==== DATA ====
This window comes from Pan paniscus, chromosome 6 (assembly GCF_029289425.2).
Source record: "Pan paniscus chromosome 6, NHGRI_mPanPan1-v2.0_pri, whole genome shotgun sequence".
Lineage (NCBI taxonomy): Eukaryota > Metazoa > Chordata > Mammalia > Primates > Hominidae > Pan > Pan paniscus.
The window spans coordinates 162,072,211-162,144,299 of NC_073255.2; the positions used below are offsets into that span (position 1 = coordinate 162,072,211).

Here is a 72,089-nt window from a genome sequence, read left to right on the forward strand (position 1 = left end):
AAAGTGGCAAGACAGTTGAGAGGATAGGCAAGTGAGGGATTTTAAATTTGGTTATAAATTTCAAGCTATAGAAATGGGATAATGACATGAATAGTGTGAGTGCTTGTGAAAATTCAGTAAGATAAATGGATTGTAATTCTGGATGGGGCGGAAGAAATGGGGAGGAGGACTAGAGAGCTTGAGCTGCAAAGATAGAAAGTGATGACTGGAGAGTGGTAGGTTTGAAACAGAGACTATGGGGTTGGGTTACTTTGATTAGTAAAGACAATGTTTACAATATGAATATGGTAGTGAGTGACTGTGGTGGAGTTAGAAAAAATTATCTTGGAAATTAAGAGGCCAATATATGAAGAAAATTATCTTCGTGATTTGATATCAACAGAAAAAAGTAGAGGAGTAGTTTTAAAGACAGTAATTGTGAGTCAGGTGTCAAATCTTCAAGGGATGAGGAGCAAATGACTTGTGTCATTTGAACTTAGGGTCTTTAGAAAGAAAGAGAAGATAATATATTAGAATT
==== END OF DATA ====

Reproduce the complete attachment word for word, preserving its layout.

This window comes from Pan paniscus, chromosome 6 (assembly GCF_029289425.2).
Source record: "Pan paniscus chromosome 6, NHGRI_mPanPan1-v2.0_pri, whole genome shotgun sequence".
Lineage (NCBI taxonomy): Eukaryota > Metazoa > Chordata > Mammalia > Primates > Hominidae > Pan > Pan paniscus.
The window spans coordinates 162,072,211-162,144,299 of NC_073255.2; the positions used below are offsets into that span (position 1 = coordinate 162,072,211).

Here is a 72,089-nt window from a genome sequence, read left to right on the forward strand (position 1 = left end):
AAAGTGGCAAGACAGTTGAGAGGATAGGCAAGTGAGGGATTTTAAATTTGGTTATAAATTTCAAGCTATAGAAATGGGATAATGACATGAATAGTGTGAGTGCTTGTGAAAATTCAGTAAGATAAATGGATTGTAATTCTGGATGGGGCGGAAGAAATGGGGAGGAGGACTAGAGAGCTTGAGCTGCAAAGATAGAAAGTGATGACTGGAGAGTGGTAGGTTTGAAACAGAGACTATGGGGTTGGGTTACTTTGATTAGTAAAGACAATGTTTACAATATGAATATGGTAGTGAGTGACTGTGGTGGAGTTAGAAAAAATTATCTTGGAAATTAAGAGGCCAATATATGAAGAAAATTATCTTCGTGATTTGATATCAACAGAAAAAAGTAGAGGAGTAGTTTTAAAGACAGTAATTGTGAGTCAGGTGTCAAATCTTCAAGGGATGAGGAGCAAATGACTTGTGTCATTTGAACTTAGGGTCTTTAGAAAGAAAGAGAAGATAATATATTAGAATT